In the first image above you see the graphical view of the Loan Process, while the second image displays the process in the narrative view. To use the narrative view, click the Narrative tab at the bottom left of the Composer page. Once you are in the narrative view, you click on any activity that you wish to edit or after which you want to add an activity.
While in the narrative view, you can add, edit, or delete
You can also add business properties to processes and activities that are displayed in-line in the process reports. To use the business properties feature, you can right-click on an activity in the graphical view and select Business Properties. Or you can open the property panel in Composer and select the business properties finger tab.
In the image above, you can see the business properties categories that are available for the user task Capture Loan Request:
Processes have a different set of properties: links, general, and requirements. In the image below, you can see the process finger tabs, as well as the input dialog for a requirement property for the process.
The process reports pull all of the documentation that you've added to a process and/or activities together into documents that you can share. All of the reports are available in HTML, XML, and PDF outputs, and they can be created in both Composer and Studio. To create a process report in Composer, select Process Report from the Composer Main Menu.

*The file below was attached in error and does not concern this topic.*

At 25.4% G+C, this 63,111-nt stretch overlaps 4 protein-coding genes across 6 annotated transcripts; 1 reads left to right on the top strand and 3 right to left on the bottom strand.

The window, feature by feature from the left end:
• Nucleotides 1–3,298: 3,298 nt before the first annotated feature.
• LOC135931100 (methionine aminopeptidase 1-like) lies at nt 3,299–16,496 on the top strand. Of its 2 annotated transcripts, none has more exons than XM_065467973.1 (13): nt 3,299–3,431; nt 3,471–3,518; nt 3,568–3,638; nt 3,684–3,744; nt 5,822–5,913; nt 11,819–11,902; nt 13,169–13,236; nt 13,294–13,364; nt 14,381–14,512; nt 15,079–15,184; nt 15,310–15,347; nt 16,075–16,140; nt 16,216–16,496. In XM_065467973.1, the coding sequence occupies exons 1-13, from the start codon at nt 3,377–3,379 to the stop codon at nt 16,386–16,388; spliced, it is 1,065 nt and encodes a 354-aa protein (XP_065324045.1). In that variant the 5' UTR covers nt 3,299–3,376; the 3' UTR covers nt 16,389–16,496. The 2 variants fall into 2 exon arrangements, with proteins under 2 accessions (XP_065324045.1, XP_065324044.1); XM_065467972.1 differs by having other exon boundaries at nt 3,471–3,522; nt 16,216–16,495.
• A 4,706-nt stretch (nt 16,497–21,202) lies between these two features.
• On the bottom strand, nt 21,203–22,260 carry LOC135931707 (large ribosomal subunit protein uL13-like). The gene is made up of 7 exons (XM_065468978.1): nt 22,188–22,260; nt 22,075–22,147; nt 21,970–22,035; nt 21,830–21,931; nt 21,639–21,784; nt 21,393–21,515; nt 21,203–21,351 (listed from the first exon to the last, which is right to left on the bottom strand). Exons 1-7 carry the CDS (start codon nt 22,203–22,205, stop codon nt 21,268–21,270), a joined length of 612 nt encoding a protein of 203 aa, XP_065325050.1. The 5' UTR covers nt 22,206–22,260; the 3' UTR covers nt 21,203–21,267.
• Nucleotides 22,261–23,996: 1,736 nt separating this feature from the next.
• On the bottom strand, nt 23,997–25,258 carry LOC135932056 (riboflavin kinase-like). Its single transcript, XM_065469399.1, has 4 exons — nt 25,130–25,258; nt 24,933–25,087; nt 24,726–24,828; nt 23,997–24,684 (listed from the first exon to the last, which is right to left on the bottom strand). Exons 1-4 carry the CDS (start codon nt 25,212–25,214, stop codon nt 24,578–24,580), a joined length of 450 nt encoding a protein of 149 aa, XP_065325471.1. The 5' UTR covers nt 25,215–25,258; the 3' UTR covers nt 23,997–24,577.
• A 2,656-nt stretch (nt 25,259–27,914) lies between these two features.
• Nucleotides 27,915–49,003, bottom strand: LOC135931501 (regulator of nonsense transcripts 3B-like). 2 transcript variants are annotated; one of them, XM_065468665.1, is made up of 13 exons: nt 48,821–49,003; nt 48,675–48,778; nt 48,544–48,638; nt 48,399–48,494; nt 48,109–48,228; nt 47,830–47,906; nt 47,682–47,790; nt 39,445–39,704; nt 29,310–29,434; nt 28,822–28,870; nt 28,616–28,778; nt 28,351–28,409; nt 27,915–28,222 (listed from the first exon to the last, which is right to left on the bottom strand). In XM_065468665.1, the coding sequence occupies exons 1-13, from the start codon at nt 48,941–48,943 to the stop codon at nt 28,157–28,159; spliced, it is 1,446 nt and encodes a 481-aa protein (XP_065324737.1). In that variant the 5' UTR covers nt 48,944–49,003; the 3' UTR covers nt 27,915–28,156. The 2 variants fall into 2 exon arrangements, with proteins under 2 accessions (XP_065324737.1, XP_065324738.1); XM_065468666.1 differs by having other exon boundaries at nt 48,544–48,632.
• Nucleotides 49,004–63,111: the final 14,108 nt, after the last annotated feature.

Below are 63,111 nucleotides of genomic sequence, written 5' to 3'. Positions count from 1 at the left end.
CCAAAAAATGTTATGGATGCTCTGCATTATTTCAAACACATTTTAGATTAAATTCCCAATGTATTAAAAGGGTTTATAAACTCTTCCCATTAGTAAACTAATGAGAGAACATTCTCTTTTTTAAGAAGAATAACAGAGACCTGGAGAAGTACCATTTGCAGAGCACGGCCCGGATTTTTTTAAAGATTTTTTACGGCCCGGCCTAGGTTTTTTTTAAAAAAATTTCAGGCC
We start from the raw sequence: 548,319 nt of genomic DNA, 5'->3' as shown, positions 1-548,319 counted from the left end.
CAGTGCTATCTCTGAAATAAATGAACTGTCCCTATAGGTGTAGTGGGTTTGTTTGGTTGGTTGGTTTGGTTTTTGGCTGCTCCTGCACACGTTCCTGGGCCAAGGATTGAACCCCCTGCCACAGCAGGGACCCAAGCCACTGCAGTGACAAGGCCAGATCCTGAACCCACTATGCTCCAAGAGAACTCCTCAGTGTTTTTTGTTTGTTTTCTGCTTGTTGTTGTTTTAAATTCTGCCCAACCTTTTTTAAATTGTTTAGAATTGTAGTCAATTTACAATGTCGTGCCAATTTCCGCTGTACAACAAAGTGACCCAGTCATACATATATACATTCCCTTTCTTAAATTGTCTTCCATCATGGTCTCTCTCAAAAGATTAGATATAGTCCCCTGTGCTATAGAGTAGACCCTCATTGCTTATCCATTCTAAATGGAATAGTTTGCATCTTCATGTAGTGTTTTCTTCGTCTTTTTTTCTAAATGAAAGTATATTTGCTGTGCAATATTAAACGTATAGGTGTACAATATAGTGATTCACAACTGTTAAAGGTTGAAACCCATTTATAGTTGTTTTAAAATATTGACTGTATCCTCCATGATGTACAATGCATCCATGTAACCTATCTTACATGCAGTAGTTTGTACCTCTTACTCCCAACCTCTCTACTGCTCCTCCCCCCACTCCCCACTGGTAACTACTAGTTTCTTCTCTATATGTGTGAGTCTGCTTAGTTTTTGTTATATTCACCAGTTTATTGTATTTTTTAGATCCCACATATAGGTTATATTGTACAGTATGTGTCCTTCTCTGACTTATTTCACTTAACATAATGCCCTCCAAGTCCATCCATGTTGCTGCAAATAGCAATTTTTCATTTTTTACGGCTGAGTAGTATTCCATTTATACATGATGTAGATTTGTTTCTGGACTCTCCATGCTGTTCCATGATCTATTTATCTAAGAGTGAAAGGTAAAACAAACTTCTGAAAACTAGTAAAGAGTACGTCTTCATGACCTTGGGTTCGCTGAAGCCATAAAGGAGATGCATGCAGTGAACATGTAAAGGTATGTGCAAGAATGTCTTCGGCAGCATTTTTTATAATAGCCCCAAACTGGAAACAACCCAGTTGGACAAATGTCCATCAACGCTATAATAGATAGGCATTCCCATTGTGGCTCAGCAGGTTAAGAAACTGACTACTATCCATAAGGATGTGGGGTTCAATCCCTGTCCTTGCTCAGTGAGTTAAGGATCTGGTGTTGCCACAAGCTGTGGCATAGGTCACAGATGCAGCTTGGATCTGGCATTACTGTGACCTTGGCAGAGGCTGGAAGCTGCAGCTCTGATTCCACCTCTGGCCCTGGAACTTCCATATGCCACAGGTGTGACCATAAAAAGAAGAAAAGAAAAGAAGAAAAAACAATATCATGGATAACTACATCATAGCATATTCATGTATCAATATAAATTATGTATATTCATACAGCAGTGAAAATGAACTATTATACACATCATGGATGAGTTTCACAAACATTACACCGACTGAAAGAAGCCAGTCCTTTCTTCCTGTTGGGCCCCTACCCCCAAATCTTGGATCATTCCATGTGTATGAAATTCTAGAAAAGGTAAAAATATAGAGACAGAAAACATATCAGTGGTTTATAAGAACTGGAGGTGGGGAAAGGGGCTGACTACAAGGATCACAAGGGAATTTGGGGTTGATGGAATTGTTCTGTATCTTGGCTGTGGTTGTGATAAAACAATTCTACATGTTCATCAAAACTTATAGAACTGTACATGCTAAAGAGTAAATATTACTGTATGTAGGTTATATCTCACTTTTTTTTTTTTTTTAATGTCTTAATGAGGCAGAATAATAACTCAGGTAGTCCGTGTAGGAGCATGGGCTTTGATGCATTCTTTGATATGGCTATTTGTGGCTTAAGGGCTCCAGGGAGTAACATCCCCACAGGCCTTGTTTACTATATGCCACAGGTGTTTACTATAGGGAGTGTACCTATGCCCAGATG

To create a process report in Studio, right-click on the process and select process report or right-click on the project and select BPM | Process Report.
The Detailed Business Process Report is the most comprehensive report, covering project and process details, activities and their properties, human tasks, services, data models, events, validation errors, and business indicators.
The Business Requirements Report contains all documentation for a project or a process. All business properties, documentation, descriptions, and the flow of the process are included.
Note that the process is sequenced by number in both the Detailed Business Process Report and the Business Requirements Report just like in the narrative view. This helps the reader of the report navigate quickly through the process flow as well as reference particular activities (for example, some readers may find it easier to find " task number 3" in an unfamiliar process than "Review Loan Application").
The remaining process reports are table-based reports that provide a more selective view of the assets of a project or process. Below is an example of the Process vs Data Report. In the HTML output, the columns are sortable and filterable.